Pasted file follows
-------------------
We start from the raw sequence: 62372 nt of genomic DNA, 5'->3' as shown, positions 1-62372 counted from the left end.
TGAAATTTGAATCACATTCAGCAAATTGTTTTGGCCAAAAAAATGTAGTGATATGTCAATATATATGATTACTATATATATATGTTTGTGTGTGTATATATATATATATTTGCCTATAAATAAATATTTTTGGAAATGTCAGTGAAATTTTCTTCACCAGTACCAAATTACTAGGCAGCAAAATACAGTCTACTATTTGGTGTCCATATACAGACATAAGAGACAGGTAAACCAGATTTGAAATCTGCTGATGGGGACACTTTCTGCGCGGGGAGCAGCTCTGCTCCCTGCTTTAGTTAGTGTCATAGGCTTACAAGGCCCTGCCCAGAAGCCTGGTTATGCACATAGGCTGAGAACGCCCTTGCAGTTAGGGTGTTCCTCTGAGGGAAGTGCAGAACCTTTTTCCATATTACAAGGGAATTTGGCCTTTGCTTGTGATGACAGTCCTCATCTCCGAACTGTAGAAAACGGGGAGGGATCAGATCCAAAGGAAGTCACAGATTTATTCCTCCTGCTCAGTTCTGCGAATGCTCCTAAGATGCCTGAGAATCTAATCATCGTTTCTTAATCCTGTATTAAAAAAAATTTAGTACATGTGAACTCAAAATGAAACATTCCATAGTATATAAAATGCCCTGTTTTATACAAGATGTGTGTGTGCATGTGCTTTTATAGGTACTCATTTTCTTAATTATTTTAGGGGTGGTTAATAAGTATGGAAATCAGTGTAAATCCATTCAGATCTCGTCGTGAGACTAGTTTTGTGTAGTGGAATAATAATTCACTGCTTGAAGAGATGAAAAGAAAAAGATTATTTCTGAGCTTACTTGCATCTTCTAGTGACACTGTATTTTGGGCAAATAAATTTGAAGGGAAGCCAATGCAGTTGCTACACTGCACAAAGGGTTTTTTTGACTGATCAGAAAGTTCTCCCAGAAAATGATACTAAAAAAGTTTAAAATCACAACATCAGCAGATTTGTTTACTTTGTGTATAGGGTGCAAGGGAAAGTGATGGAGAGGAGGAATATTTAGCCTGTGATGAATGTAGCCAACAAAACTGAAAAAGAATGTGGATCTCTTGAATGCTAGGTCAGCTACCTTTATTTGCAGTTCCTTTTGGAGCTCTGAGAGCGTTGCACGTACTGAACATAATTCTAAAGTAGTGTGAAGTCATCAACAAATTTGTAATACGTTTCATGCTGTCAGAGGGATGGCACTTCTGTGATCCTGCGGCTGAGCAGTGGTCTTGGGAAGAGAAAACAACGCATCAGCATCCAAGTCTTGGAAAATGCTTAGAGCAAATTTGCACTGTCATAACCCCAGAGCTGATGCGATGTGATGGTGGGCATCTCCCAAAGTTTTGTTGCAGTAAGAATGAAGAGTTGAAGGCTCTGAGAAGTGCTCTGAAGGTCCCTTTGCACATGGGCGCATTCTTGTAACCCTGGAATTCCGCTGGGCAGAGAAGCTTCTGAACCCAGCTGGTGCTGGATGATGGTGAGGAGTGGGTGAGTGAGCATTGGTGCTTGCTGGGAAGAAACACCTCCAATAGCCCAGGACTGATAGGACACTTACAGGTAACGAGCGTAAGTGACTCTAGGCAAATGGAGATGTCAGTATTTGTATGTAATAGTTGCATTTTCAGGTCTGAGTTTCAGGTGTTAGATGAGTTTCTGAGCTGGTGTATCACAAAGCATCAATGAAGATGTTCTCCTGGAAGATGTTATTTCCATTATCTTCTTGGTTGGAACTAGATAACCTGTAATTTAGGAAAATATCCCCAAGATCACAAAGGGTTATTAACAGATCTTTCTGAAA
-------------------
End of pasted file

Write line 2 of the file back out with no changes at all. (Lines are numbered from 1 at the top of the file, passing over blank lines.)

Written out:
TGAAATTTGAATCACATTCAGCAAATTGTTTTGGCCAAAAAAATGTAGTGATATGTCAATATATATGATTACTATATATATATGTTTGTGTGTGTATATATATATATATTTGCCTATAAATAAATATTTTTGGAAATGTCAGTGAAATTTTCTTCACCAGTACCAAATTACTAGGCAGCAAAATACAGTCTACTATTTGGTGTCCATATACAGACATAAGAGACAGGTAAACCAGATTTGAAATCTGCTGATGGGGACACTTTCTGCGCGGGGAGCAGCTCTGCTCCCTGCTTTAGTTAGTGTCATAGGCTTACAAGGCCCTGCCCAGAAGCCTGGTTATGCACATAGGCTGAGAACGCCCTTGCAGTTAGGGTGTTCCTCTGAGGGAAGTGCAGAACCTTTTTCCATATTACAAGGGAATTTGGCCTTTGCTTGTGATGACAGTCCTCATCTCCGAACTGTAGAAAACGGGGAGGGATCAGATCCAAAGGAAGTCACAGATTTATTCCTCCTGCTCAGTTCTGCGAATGCTCCTAAGATGCCTGAGAATCTAATCATCGTTTCTTAATCCTGTATTAAAAAAAATTTAGTACATGTGAACTCAAAATGAAACATTCCATAGTATATAAAATGCCCTGTTTTATACAAGATGTGTGTGTGCATGTGCTTTTATAGGTACTCATTTTCTTAATTATTTTAGGGGTGGTTAATAAGTATGGAAATCAGTGTAAATCCATTCAGATCTCGTCGTGAGACTAGTTTTGTGTAGTGGAATAATAATTCACTGCTTGAAGAGATGAAAAGAAAAAGATTATTTCTGAGCTTACTTGCATCTTCTAGTGACACTGTATTTTGGGCAAATAAATTTGAAGGGAAGCCAATGCAGTTGCTACACTGCACAAAGGGTTTTTTTGACTGATCAGAAAGTTCTCCCAGAAAATGATACTAAAAAAGTTTAAAATCACAACATCAGCAGATTTGTTTACTTTGTGTATAGGGTGCAAGGGAAAGTGATGGAGAGGAGGAATATTTAGCCTGTGATGAATGTAGCCAACAAAACTGAAAAAGAATGTGGATCTCTTGAATGCTAGGTCAGCTACCTTTATTTGCAGTTCCTTTTGGAGCTCTGAGAGCGTTGCACGTACTGAACATAATTCTAAAGTAGTGTGAAGTCATCAACAAATTTGTAATACGTTTCATGCTGTCAGAGGGATGGCACTTCTGTGATCCTGCGGCTGAGCAGTGGTCTTGGGAAGAGAAAACAACGCATCAGCATCCAAGTCTTGGAAAATGCTTAGAGCAAATTTGCACTGTCATAACCCCAGAGCTGATGCGATGTGATGGTGGGCATCTCCCAAAGTTTTGTTGCAGTAAGAATGAAGAGTTGAAGGCTCTGAGAAGTGCTCTGAAGGTCCCTTTGCACATGGGCGCATTCTTGTAACCCTGGAATTCCGCTGGGCAGAGAAGCTTCTGAACCCAGCTGGTGCTGGATGATGGTGAGGAGTGGGTGAGTGAGCATTGGTGCTTGCTGGGAAGAAACACCTCCAATAGCCCAGGACTGATAGGACACTTACAGGTAACGAGCGTAAGTGACTCTAGGCAAATGGAGATGTCAGTATTTGTATGTAATAGTTGCATTTTCAGGTCTGAGTTTCAGGTGTTAGATGAGTTTCTGAGCTGGTGTATCACAAAGCATCAATGAAGATGTTCTCCTGGAAGATGTTATTTCCATTATCTTCTTGGTTGGAACTAGATAACCTGTAATTTAGGAAAATATCCCCAAGATCACAAAGGGTTATTAACAGATCTTTCTGAAA